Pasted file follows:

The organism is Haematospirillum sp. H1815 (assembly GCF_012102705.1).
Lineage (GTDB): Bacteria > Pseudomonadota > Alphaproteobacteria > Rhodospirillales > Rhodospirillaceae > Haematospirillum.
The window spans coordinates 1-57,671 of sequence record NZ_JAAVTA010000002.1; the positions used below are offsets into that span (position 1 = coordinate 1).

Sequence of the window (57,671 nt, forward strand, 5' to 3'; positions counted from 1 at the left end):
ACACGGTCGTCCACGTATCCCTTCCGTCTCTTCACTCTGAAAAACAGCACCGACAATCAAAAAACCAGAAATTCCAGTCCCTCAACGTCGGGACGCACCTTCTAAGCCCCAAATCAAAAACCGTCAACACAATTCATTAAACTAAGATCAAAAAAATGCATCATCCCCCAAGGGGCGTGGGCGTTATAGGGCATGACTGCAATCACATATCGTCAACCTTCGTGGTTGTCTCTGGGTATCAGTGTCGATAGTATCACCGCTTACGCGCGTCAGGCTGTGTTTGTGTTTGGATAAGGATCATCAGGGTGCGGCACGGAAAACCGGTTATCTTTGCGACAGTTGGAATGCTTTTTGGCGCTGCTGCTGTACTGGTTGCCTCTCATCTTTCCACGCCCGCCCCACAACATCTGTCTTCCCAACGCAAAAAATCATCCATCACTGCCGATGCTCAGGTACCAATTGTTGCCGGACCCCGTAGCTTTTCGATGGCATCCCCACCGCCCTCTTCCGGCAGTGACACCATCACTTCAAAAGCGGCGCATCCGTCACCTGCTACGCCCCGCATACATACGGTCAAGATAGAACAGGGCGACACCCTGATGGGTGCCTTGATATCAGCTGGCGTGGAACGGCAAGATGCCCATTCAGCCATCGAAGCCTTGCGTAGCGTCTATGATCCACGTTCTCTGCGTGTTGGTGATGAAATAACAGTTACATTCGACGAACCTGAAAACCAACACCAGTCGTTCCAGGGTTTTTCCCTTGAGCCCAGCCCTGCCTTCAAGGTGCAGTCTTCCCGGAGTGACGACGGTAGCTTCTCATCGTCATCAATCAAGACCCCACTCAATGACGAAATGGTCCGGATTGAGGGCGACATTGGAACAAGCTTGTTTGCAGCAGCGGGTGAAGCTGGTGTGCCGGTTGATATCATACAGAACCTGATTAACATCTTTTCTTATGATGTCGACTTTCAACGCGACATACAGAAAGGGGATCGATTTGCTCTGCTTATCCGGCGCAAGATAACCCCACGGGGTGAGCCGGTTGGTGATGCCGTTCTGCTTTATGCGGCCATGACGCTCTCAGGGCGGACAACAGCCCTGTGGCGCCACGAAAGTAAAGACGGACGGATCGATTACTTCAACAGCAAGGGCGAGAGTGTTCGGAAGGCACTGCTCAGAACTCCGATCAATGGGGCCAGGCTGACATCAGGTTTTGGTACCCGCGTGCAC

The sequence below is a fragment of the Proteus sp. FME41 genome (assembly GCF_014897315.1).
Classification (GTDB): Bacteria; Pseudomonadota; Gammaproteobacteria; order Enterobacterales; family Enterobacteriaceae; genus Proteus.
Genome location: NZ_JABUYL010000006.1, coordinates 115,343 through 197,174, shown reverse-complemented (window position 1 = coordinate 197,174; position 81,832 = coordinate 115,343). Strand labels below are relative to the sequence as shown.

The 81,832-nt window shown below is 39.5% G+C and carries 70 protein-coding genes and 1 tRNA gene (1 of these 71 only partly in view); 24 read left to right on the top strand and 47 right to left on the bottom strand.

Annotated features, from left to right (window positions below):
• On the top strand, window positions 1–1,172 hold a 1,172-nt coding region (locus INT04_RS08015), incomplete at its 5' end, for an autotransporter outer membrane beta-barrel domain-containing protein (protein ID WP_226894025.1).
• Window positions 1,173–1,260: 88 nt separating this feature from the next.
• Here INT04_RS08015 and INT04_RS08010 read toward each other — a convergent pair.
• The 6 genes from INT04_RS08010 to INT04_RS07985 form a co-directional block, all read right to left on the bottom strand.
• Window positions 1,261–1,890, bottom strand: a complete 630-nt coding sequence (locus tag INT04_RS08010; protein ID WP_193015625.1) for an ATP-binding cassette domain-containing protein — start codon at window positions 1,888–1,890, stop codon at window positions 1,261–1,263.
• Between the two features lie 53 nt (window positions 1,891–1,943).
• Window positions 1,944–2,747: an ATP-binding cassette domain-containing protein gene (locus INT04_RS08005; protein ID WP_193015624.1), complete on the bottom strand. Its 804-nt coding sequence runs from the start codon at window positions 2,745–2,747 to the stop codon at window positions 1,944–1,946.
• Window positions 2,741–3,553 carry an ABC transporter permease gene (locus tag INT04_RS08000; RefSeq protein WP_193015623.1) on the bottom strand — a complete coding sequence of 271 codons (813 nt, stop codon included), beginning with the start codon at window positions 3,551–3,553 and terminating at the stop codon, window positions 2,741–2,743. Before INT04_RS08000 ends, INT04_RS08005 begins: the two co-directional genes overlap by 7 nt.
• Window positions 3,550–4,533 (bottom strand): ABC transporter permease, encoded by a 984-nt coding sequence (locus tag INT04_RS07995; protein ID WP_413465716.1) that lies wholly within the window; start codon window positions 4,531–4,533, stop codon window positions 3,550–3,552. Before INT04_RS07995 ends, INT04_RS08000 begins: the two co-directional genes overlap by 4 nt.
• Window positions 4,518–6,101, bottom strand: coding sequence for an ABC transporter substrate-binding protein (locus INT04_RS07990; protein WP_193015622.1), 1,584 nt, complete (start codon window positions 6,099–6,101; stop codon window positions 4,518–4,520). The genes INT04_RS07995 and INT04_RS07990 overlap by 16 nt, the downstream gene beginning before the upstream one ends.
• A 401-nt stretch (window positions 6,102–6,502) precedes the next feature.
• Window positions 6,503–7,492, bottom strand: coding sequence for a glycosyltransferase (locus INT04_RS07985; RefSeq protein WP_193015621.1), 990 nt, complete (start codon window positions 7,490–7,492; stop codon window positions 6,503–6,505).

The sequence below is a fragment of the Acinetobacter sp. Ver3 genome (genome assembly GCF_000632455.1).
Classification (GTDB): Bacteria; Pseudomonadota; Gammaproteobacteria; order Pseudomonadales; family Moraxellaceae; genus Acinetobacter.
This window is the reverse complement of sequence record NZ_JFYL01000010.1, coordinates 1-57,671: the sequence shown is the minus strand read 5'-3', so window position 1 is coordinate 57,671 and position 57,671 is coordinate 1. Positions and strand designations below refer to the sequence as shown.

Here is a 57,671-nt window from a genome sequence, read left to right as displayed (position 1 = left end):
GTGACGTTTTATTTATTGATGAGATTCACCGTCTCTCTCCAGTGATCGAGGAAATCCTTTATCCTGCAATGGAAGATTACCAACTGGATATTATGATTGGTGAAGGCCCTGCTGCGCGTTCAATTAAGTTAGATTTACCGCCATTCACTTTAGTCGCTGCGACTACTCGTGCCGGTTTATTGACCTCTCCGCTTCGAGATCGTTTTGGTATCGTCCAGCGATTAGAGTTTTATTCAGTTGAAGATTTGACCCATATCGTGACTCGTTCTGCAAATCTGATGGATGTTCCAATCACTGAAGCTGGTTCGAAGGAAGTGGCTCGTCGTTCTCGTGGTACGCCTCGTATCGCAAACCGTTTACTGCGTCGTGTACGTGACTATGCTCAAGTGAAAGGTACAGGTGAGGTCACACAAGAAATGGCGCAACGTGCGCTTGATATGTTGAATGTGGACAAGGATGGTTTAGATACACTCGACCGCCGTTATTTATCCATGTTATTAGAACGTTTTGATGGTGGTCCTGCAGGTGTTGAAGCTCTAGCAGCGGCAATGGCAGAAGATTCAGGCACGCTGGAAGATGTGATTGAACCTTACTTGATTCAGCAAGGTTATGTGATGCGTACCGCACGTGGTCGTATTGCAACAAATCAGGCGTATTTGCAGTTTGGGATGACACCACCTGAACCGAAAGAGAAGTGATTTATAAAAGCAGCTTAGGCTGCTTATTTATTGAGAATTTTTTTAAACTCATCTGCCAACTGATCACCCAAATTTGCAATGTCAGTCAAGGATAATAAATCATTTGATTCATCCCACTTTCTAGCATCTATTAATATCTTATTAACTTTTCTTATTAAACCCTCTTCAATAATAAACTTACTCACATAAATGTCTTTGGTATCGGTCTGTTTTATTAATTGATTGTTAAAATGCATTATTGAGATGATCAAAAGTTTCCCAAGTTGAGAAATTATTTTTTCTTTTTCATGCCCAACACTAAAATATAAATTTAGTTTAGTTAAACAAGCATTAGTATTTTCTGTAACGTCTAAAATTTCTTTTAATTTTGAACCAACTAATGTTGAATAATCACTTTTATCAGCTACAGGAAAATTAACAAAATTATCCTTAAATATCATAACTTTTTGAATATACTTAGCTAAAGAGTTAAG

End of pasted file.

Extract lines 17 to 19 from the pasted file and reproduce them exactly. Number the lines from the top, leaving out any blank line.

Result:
• Window positions 1,944–2,747: an ATP-binding cassette domain-containing protein gene (locus INT04_RS08005; protein ID WP_193015624.1), complete on the bottom strand. Its 804-nt coding sequence runs from the start codon at window positions 2,745–2,747 to the stop codon at window positions 1,944–1,946.
• Window positions 2,741–3,553 carry an ABC transporter permease gene (locus tag INT04_RS08000; RefSeq protein WP_193015623.1) on the bottom strand — a complete coding sequence of 271 codons (813 nt, stop codon included), beginning with the start codon at window positions 3,551–3,553 and terminating at the stop codon, window positions 2,741–2,743. Before INT04_RS08000 ends, INT04_RS08005 begins: the two co-directional genes overlap by 7 nt.
• Window positions 3,550–4,533 (bottom strand): ABC transporter permease, encoded by a 984-nt coding sequence (locus tag INT04_RS07995; protein ID WP_413465716.1) that lies wholly within the window; start codon window positions 4,531–4,533, stop codon window positions 3,550–3,552. Before INT04_RS07995 ends, INT04_RS08000 begins: the two co-directional genes overlap by 4 nt.